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HomeFinance NewsUS judge denies blocking Medicare's ability to negotiate drug prices

US judge denies blocking Medicare’s ability to negotiate drug prices

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A federal judge in Ohio has ruled that the U.S. government’s Medicare health insurance program can begin negotiating prices for certain prescription drugs starting this fall. The decision is a victory for President Joe Biden’s effort to lower healthcare costs. The ruling comes in response to a lawsuit filed by the U.S. Chamber of Commerce, claiming that the program violates the U.S. Constitution and would stifle innovation. However, Judge Michael Newman rejected this argument, stating that drugmakers are not being forced to participate in Medicare and therefore the program does not constitute a constitutional violation.

The program, which is part of the Inflation Reduction Act signed by President Biden last year, aims to save $25 billion annually by 2031 by requiring drugmakers to negotiate prices with the U.S. Centers for Medicare and Medicaid Services. Medicare primarily serves Americans aged 65 and older. Drugmakers whose medicines were selected for the first round of negotiations must agree to begin talks on October 1st, or else face steep penalties or potential exclusion from government healthcare programs. The negotiated prices would take effect in 2026, with a minimum discount of 25% off the list price.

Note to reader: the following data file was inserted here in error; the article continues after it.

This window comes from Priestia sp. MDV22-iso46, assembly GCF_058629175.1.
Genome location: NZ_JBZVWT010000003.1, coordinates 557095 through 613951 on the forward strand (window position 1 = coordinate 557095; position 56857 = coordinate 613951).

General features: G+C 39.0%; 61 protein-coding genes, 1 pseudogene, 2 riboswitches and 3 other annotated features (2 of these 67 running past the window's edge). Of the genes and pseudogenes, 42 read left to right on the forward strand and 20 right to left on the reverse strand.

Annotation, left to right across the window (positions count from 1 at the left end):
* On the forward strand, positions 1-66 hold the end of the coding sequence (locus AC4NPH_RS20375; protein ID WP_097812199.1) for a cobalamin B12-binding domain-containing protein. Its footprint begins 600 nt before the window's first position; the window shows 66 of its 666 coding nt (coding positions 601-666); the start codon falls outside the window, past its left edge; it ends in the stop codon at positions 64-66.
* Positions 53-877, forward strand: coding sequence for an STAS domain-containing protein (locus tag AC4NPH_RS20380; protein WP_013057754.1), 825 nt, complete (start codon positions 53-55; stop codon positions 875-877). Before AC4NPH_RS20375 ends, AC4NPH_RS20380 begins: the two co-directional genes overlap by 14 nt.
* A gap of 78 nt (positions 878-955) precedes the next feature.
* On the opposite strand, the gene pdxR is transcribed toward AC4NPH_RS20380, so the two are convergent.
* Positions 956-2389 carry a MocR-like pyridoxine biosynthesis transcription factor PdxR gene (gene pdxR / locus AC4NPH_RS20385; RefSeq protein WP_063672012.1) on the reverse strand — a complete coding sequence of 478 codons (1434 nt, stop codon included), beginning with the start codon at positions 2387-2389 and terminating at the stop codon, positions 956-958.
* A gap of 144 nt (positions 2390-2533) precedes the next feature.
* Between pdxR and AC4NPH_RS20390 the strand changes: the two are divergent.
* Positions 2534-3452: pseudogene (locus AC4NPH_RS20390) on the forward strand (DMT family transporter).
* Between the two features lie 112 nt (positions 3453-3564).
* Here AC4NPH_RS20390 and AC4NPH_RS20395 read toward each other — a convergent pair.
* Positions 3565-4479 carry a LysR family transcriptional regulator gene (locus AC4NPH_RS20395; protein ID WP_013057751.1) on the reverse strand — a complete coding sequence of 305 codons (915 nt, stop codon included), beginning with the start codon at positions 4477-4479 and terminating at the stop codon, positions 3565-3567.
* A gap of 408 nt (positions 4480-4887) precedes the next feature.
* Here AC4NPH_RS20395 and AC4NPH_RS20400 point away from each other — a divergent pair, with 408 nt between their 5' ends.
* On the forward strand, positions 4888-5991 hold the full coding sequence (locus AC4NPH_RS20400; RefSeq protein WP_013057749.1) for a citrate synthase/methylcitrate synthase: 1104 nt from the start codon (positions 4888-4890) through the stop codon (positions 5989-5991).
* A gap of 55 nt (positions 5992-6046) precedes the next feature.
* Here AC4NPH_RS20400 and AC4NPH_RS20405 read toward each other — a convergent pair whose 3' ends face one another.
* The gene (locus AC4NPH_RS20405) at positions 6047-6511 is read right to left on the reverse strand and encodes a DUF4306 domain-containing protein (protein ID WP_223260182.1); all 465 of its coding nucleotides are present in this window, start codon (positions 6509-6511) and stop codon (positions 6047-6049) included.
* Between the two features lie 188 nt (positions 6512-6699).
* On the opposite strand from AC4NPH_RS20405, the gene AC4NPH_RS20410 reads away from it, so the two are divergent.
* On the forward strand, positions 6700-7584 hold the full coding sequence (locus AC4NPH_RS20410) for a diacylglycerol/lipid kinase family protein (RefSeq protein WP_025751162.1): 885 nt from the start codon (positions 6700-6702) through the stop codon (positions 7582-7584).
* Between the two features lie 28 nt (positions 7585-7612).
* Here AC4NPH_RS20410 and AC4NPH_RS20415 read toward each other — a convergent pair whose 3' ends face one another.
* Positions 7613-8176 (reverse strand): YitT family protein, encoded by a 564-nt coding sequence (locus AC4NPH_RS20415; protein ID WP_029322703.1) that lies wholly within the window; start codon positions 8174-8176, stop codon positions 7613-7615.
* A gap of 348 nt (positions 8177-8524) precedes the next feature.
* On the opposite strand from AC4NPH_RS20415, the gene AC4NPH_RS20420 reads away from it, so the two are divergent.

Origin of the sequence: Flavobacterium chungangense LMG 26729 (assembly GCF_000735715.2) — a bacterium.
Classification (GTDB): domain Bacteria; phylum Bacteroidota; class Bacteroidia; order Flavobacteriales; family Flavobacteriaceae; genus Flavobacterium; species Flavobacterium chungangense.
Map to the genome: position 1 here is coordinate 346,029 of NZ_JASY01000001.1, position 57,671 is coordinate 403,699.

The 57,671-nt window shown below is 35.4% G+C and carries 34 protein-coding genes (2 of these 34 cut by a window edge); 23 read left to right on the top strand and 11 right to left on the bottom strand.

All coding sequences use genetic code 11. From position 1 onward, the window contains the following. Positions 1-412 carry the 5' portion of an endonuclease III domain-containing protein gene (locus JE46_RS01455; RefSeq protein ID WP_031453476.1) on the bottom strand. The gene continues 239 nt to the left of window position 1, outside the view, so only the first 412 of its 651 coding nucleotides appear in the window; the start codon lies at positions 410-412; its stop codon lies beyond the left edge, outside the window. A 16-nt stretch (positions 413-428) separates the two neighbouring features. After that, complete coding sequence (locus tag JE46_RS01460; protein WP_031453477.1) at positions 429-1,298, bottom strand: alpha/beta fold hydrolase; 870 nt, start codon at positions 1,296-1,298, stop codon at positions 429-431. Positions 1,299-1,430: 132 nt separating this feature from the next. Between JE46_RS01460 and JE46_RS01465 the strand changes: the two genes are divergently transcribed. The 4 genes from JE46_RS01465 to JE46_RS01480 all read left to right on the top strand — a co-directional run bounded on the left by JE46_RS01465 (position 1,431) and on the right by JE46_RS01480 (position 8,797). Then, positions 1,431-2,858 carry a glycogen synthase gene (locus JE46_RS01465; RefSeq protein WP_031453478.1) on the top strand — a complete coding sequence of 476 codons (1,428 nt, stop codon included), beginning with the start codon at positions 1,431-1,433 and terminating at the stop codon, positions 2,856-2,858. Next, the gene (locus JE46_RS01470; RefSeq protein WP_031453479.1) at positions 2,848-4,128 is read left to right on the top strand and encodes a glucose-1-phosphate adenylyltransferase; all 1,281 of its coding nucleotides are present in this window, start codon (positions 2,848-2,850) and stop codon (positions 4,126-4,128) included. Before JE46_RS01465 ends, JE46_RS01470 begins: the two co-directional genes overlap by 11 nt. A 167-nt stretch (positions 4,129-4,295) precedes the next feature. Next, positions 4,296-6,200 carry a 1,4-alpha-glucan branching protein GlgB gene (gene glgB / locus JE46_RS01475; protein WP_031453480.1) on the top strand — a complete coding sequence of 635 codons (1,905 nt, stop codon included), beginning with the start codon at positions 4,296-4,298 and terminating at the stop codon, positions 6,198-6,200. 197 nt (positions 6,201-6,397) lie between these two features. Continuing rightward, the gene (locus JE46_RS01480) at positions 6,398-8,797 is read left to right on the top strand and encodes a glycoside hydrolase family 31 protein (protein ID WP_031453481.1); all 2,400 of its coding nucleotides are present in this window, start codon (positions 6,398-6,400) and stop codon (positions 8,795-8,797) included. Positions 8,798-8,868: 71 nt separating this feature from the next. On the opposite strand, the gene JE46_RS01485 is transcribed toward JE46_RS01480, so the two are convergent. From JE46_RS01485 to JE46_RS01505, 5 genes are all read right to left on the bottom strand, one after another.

While the ruling allows the program to proceed as planned, the lawsuit will continue, denying a government motion to dismiss it altogether. This ruling is the first among multiple lawsuits filed by drug companies and industry groups challenging the program. The Chamber of Commerce’s lawsuit is the most advanced among them, as other cases are moving at a slower pace and may not be ruled upon until next year. The Biden administration remains committed to reducing healthcare costs for American families, despite challenges from Republicans and the pharmaceutical industry.

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